The first plant I ever dieted with was Hawthorn (Crataegus monogyna), with Pam Montgomery a number of years ago. In order to help her host the retreat, Emma and I had to make the various medicines that are then combined into the potent plant elixir used on the retreat. In the case of Hawthorn, this meant observing the cycles of the tree closley and picking the various components of it as they came into being - the leaves, blossom and then berries. From the various harvested parts, over the course of a year, we made a variety of medicines, which then went into the final brew.

This process of harvesting and making medicines taught me a lot - not just about the actual logistics and timing of it all or how to make the medicines themselves - but about the forming of a friendship with this most wonderful and magical of trees. Over many hours of picking berries and blossom, I learnt that smaller Hawthorns have sharper spikes and, when asked if they are happy to share their fruits, I would normally give me a fairly gruff response of, ‘Well, just a few’, or occasionally an actual ‘NO!’ I’d always know when I had picked too many from these younger, more feisty, trees, as I would end up pricked and bleeding. In comparison, the older, more mature trees, often laden with berries, would be much more willing to give freely and the spikes were often softer - rarely would I get pricked by these trees.

This process was new for me: engaging with each tree in order to ask permission to pick, explaining what it was for and who I was all opened the doorway to a subtler type of communication than I was unaccustomed to.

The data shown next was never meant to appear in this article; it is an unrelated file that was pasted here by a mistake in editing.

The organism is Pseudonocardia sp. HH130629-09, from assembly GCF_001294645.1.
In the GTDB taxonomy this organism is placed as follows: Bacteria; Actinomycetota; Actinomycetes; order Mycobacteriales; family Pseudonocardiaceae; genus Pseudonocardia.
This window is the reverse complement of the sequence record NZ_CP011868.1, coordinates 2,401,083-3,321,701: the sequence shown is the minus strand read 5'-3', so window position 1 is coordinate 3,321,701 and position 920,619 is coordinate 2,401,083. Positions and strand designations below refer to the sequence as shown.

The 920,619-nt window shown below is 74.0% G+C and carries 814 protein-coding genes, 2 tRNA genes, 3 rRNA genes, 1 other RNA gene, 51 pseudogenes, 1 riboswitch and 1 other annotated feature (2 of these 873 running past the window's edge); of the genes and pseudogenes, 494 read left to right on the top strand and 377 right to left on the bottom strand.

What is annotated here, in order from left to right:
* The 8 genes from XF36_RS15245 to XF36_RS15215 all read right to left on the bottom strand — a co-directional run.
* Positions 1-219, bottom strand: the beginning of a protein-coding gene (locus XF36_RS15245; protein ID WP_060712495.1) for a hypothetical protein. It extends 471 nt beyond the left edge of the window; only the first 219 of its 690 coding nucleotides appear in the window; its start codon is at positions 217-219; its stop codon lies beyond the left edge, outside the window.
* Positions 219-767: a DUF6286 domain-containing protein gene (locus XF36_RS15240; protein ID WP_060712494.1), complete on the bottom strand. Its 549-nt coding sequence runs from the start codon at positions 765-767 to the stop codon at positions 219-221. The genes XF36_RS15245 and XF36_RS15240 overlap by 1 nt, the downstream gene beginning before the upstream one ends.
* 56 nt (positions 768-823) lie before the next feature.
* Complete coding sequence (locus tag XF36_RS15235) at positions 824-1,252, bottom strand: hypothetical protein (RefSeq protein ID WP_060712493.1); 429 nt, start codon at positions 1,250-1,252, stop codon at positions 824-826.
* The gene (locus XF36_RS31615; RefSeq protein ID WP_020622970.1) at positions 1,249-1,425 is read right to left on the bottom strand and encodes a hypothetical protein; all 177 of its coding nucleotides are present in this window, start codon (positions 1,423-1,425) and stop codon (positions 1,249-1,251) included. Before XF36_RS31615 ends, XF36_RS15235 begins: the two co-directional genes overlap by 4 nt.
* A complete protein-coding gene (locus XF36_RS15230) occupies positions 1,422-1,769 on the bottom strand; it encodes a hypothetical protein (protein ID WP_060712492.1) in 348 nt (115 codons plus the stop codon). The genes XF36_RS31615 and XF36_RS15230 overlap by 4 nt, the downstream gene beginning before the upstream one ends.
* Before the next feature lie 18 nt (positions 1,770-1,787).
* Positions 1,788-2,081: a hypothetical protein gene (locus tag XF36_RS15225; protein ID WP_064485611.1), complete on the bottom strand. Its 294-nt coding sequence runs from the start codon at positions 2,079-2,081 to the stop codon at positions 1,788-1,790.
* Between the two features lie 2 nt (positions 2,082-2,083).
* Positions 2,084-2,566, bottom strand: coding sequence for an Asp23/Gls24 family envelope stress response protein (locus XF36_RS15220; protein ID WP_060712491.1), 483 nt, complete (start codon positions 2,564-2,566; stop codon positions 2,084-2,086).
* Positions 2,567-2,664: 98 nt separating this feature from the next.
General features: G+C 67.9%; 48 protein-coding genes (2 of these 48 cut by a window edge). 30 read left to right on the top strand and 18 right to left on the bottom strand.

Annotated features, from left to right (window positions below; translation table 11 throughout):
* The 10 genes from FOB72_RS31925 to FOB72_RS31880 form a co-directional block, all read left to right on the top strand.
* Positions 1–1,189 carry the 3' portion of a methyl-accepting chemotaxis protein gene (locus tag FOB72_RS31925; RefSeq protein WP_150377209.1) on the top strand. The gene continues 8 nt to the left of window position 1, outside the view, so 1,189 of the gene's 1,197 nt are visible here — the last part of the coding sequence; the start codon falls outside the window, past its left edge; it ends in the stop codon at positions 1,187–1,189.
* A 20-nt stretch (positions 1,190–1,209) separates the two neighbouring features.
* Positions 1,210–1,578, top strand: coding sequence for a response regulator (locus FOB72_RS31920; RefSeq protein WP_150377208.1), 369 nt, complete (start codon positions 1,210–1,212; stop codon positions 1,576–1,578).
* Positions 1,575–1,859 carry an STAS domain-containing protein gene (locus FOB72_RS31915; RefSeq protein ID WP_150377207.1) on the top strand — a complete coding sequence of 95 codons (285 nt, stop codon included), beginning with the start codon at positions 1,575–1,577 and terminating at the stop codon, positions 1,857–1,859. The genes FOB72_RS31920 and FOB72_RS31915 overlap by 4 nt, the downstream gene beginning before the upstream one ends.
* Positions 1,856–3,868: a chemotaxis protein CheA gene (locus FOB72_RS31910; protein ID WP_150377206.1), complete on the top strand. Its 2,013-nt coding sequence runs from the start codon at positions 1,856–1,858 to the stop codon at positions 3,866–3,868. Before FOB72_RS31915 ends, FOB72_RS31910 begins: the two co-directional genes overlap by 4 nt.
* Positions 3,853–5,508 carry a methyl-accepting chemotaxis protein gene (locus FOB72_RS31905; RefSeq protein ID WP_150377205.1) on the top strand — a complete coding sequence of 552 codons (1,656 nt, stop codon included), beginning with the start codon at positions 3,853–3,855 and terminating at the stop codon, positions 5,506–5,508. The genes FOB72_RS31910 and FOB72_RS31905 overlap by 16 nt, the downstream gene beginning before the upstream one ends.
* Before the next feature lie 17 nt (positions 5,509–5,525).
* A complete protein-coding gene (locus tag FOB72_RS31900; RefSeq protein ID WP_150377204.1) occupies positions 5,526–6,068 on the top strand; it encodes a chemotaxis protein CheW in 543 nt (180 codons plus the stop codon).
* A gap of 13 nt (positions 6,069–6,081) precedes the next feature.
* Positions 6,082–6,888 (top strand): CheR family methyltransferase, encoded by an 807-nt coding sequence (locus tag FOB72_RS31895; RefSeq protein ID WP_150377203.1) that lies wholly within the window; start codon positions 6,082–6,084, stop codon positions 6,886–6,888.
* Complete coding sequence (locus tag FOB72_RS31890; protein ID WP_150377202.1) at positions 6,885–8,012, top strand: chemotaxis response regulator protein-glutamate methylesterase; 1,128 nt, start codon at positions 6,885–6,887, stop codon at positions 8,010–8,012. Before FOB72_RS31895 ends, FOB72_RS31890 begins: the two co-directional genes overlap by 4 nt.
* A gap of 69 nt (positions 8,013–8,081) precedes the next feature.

As well as picking and making the Hawthorn medicine, of course we worked with it on ourselves to feel its effects and to understand its medicine better. This was done over a year as we prepared for the final diet weekend retreat with Pam, and was part of our preparation to help her hold the retreat space.

The strength of any medicine we each individually make is largely dependent of the clarity of our intentions and the cleanliness of our state of being.

Hawthorn has long been known as heart-opening medicine: it is a physical tonic for the heart and, in the old days, was served as a tea when family disputes had to be settled. Hawthorn reminds me very much of San Pedro - a strong heart-opening plant that allows us to be in our heart and to make decisions from that place. Whilst Hawthorn is not typically pyscho-active in the way San Pedro is - I have found the effects to be quite similar: a sense of warmth expanding from the heart outwards that allows me to feel compassion. I find it incredibly useful when doing healing.

I will be posting more experiences from my different plant allies in future blogs - I hope they bring inspiration for you to go out and make the connections for yourself.

- Davyd Farrell

This article was published in Sentire Magazine: